Just how did the state’s health insurance program get into its current shaky financial condition?
Mismanagement by Gov. Bobby Jindal’s administration is a recurring theme among critics. They repeatedly note that a healthy $500 million-plus reserve fund not quite three years ago now sits at just over $200 million and it’s eroding more each month.
Jindal’s Commissioner of Administration Kristy Nichols and the state Office of Group Benefits officials blame the situation, in large part, on rising medical and pharmacy claims of the program’s 230,000 state employees, teachers, retirees and their dependents. Annual revenues simply don’t cover those costs, leading to the erosion of reserves.
At the same time, the administration lowered insurance premiums for two consecutive years — by a total of nearly 9 percent — so less money was coming in to pay those escalating claims.
Nichols said actuaries advised that the reserve account had too much money. So, the Jindal folks decided to reduce premiums. It gave Group Benefits members a break, but it also helped the administration, since the state pays 75 percent of the premium for state employees and most of the retirees. That freed up money in the state budget for other purposes.
Now, the administration is moving to “stabilize” the situation since reserves are evaporating.
Effective July 1, insurance premiums went up 5 percent. There have been recent changes, such as prior authorization of certain procedures, and a stronger push toward use of generic drugs. And the Group Benefits program is getting an overhaul, which brings more out-of-pocket expenses for members who want to keep insurance policies equivalent to what they have today. If the changes aren’t made, the situation will become more dire, Nichols warns.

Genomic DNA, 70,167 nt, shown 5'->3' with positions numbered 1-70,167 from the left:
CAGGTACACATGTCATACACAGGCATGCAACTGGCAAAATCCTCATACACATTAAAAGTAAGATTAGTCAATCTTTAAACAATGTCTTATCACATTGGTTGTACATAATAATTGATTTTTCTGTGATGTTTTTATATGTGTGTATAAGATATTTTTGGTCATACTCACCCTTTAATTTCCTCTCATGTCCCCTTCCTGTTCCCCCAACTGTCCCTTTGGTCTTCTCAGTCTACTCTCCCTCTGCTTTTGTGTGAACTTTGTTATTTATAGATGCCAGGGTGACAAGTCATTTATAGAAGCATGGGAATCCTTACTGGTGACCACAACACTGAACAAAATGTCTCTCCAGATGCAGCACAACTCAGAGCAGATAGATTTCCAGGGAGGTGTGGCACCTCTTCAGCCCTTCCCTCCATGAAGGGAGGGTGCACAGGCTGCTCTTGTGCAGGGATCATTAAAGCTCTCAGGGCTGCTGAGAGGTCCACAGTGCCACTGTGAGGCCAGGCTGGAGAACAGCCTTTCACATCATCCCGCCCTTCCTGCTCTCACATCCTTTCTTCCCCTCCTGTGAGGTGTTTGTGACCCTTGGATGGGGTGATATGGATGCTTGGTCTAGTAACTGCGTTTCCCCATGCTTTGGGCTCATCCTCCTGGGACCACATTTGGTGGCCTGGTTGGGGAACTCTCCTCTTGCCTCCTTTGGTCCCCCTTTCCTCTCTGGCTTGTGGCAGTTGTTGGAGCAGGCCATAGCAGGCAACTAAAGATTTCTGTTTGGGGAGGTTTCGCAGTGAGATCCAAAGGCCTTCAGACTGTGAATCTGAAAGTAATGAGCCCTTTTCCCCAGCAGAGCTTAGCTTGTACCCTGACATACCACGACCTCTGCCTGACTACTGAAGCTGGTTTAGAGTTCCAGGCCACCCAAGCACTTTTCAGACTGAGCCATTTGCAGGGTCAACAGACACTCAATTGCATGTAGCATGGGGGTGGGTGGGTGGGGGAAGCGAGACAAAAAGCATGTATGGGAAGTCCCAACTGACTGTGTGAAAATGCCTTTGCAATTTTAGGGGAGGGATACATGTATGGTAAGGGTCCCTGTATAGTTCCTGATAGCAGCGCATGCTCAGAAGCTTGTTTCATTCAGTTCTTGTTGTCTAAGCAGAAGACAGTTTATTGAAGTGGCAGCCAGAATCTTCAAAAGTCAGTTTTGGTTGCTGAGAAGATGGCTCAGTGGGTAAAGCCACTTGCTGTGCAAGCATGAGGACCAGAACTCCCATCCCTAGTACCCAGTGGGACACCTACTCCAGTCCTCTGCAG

The outcry from policyholders is not surprising, neither is the finger pointing at Jindal.
But it’s what happens when decision-making is vested in one entity — the governor’s commissioner of administration — and there’s been no transparency or legitimate oversight — legislative or otherwise — of the goings-on.
Sure, there’s a Group Benefits advisory board comprised of Jindal appointees and state employee, teacher and retiree representatives. But it did not meet for nearly 18 months as key decisions were being made. Board vacancies caused problems in getting a majority to show up — quorums are required to conduct business — and Jindal’s executive department heads were slow in getting replacements.
Legislators just recently picked up on the magnitude of what’s happened and questioning how the administration made its decisions. They didn’t question when Group Benefits decreased premiums and freed up budget dollars, never questioning the decision or its wisdom.
“You have to have someone watching,” said former state Rep. V.J. Bella, who headed a Group Benefits legislative task force years ago.
Back then, Bella’s group recommended, and the Legislature approved, formation of a panel that included a cross-section of Group Benefits enrollees, governor’s appointees and legislators that had a hand in the decisions made. “They had a fiduciary responsibility to represent the people just like (state) retirement boards,” said Bella. He said that led to better decision-making, devoid of politics.
That panel today is advisory.
“Certainly, if you have a 13-member board or thereabout and a number elected by the members in the group, then certainly all parties are going to be represented. There’s going to be open discussion about rates, about benefit structure ... It’s never a rubber stamp,” said Tommy Teague, the fired Group Benefits chief under whose leadership the reserves grew.
State Treasurer John Kennedy underscored the problem that has led to the current situation at Group Benefits.
“We have got to get this agency out of the smoke-filled room where decisions are made into the limelight ... into the sunlight where decisions are transparent,” Kennedy said.
Transparency could have altered the course of events significantly in the Group Benefits case.
Marsha Shuler covers state employee policies for The Advocate Capitol news bureau. Her email address is email@example.com. Follow her on Twitter, @MarshaShulerCNB. For more coverage of the State Capitol, follow Louisiana Politics at http://blogs.theadvocate.com/politicsblog.